The Biden campaign, once lagging far behind President Trump in fundraising, is now beating it, raising record amounts of money, most of it from small donors online.
And much of the newfound energy and money for the Biden campaign is coming from Californians.
Both the Trump and Biden campaigns are raising ridiculous amounts of money, with each team taking in more than a quarter billion dollars in the past quarter, with the Democrats slightly ahead for the first time. But Team Trump probably has more cash on hand, since it has raised almost $1 billion dollars for this campaign already.
Steve Westly is the former California State Controller, a former Democratic candidate for governor, and now a venture capitalist in Silicon Valley and a top fundraiser for Joe Biden’s presidential campaign. He joined us on KCBS Radio's "The State Of California."
I think it’s going to play a huge role. California is obviously the largest state in the nation, 40 million people, fifth largest economy in the world. And I think people here really want to see it change. California’s going to be playing a key role, not just in funding the Biden campaign in, I believe, victory, but also in having an enormous number of volunteers, probably into the hundreds of thousands, calling into the key battleground states. I think that will prove to be decisive on both fronts.
I think it’s a combination of both, you put your finger right on it. Joe Biden is clearly the most experienced candidate in the race. He’s just on the right side of the issues. He’s pro jobs, pro environment, pro science, pro healthcare. It’s just hard to imagine running for president, as Donald Trump is, being the champion of coal companies, the champion of Russia, advocating for Confederate flags, and in the middle of a pandemic, saying it’s time to take the Affordable Care Act insurance away from people. So I think he’s roundly ended up on the wrong side of the issues. That, combined with his mishandling of the coronavirus and the economy, just puts him in a very tough spot.
There’s three points here. The first time I heard about virtual fundraisers (and I’m a tech executive) I thought, ‘Boy, that’s a tough sell.’ People want to meet the candidate. But the fact is, after three months of hunkering down at home, most of us have gotten used to virtual everything. And I would say they’re effective, you get used to it. The Biden campaign has done that extremely well.
The second point is Joe Biden is just one of the most likeable figures in American politics today. And I think people see him online, they have a chance to hear him speak, he is very genuine. He has a likability factor that Bill Clinton had and Obama had. That’s the sort of thing that can lead to a big electoral win.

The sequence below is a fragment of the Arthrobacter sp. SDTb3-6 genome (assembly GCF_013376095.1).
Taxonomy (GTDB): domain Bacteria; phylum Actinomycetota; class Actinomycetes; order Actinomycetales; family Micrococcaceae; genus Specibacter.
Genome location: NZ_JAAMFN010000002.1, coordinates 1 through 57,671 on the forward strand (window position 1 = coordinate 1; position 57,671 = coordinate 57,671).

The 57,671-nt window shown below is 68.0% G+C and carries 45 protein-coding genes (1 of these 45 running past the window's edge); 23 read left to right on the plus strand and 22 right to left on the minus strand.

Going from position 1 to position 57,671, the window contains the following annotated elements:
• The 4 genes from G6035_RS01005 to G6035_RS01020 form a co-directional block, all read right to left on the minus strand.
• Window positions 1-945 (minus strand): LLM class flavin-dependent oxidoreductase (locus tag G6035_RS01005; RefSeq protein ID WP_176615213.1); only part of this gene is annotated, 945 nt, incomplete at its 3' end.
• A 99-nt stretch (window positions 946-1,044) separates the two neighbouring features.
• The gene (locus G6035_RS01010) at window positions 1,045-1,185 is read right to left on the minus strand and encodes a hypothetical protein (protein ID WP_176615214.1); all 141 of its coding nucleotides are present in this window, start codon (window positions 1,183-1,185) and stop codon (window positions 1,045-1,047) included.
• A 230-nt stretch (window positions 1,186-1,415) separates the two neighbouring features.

But the big issue, and you just can’t get around this, is the numbers. I’m obviously a Democrat, so I have my preferences. But when you’re Donald Trump, and you’ve inherited an economy with a record-low 4% unemployment rate and you dry that up to 11% with 35 million Americans unemployed, you’ve got a problem. As everybody knows, this president started out in January saying ‘Hey, look. There’s only 15 people with coronavirus in America and they’re all getting better.’ Well, now we’re looking at 3 million people affected, 50,000 people declared just today that they’ve tested positive. We’re the outlier in the world for poorly handling this. And that’s just going to make it awfully tough for him to get re-elected.
One particularly grim statistic is where roughly 134,000 Americans died. By the time the election rolls around, that number and the current trend line will be over 180,000. That’s three times the amount of people we lost in Vietnam. And this problem could have been handled much better in countries like Germany, Australia and countries around the world did. We just have the wrong guy on the job.
I don’t have any insider track. First, we’ve got some extraordinary candidates. You’ve got people like Senator Tammy Duckworth, veteran, wounded in battle, U.S. Senator, an Asian American woman with stunning patriotic woman; Susan Rice, scholar, woman of color; Val Demings, former police chief, African American Congresswoman from Florida. But I think the real exciting story for those of us in California is we have our own junior senator, Kamala Harris, who is a top contender. And now it looks like another contender Karen Bass, a former speaker of the California legislature and Congresswoman in Los Angeles is in the race too. I’m excited we have two Californians in contention, so it’s going to be exciting. I don’t know who we’re going to choose, we’re going to see a woman. And I think whoever that is stands a good chance of being the first woman president. So I’m excitged and hoping it’s a Californian.
That always happens. I think and hope that most progressives will look at the choice they face in November and will say that Joe Biden is clearly the person who best represents them and the country. Also I think the Biden campaign has done a good job at reaching out across the aisle on the platform. So I think those folks, mostly, will come on board. What’s interesting is I think we’re seeing an increasing number of Republicans that just can’t pull that lever for Donald Trump in November, mostly because they think he’s not a real Republican, partly because he’s a radical and partly because he’s done a terrible job with the economy and the coronavirus. So I think Biden has a chance to pull a larger-than-expected number of progressives, and I think he’s going to choose a lot of people in the middle, so it will be interesting to see. Right now if you’re Joe Biden, you’re up by 14% nationally and ahead in all the battleground states, so you’ve got to feel pretty good. Mr. Trump looks more a radical by the week.